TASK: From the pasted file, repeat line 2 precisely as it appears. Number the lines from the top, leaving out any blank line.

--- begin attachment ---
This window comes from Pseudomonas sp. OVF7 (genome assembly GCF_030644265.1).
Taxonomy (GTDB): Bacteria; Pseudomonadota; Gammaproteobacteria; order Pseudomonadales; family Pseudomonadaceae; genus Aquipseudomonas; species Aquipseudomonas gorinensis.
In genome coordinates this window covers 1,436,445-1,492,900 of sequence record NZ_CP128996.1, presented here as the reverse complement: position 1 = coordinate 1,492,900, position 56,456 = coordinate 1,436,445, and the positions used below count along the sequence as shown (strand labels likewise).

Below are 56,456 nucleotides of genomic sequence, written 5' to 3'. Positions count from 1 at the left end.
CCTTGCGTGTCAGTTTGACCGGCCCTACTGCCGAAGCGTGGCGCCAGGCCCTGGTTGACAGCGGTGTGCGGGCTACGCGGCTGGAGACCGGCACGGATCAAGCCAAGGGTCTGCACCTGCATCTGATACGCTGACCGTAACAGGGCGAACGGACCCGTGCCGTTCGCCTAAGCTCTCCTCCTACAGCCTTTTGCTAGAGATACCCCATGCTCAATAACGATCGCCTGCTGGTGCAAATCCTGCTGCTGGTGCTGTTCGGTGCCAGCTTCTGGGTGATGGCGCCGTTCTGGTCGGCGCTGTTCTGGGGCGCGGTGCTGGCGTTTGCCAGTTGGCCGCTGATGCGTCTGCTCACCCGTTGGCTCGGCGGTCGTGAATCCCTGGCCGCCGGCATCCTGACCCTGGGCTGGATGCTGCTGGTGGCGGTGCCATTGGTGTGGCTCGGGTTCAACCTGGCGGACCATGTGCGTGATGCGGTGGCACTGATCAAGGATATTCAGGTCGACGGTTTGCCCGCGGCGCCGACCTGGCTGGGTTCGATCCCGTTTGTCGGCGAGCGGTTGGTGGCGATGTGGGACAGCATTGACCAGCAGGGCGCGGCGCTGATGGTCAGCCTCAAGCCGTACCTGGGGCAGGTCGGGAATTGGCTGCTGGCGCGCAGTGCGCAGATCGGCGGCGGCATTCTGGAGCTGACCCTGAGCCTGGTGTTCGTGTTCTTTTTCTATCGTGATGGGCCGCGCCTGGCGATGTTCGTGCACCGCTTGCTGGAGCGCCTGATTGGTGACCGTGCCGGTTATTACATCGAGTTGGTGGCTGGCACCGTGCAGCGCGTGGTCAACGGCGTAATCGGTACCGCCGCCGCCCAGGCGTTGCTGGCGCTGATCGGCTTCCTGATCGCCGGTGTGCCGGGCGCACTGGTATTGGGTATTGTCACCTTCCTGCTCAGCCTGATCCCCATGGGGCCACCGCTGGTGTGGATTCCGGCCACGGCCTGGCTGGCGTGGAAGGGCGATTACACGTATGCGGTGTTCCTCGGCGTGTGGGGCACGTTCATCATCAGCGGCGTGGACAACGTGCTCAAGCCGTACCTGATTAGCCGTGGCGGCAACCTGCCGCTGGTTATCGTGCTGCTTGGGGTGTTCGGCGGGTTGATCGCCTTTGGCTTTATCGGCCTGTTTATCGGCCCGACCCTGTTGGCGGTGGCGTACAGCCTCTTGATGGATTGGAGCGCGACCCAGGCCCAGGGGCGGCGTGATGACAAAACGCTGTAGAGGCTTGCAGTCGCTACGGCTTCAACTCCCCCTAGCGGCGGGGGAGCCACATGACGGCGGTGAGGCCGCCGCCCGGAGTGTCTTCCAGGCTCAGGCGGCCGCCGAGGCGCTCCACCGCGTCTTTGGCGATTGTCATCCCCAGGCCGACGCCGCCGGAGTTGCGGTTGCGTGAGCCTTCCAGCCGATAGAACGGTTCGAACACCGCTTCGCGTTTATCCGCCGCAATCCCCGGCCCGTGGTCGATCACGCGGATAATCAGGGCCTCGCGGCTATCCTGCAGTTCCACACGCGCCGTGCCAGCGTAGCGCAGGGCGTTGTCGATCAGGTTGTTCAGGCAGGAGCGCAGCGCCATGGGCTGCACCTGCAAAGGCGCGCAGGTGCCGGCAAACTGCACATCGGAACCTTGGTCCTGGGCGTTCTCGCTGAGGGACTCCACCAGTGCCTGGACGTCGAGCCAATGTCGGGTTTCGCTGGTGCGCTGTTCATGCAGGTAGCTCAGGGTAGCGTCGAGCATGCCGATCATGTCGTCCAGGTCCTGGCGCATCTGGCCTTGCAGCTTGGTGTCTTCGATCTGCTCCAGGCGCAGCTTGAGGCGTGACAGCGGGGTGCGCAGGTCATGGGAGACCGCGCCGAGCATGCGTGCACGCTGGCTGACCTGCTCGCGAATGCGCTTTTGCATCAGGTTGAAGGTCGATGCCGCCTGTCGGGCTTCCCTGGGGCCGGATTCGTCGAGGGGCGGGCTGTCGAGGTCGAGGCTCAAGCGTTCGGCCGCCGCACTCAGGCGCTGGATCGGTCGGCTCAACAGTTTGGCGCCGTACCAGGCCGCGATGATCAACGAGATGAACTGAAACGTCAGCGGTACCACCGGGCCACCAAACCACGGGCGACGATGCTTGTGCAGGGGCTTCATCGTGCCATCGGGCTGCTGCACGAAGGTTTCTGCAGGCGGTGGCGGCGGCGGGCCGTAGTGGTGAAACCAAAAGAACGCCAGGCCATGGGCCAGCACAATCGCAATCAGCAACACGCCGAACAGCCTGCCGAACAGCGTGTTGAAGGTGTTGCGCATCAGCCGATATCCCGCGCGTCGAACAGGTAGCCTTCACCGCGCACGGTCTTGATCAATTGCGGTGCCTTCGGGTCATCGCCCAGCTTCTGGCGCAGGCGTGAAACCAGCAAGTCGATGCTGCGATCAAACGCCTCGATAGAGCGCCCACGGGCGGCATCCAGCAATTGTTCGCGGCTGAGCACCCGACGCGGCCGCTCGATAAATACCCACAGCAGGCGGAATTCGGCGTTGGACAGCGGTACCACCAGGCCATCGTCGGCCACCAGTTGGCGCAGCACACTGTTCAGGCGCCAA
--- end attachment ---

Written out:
Taxonomy (GTDB): Bacteria; Pseudomonadota; Gammaproteobacteria; order Pseudomonadales; family Pseudomonadaceae; genus Aquipseudomonas; species Aquipseudomonas gorinensis.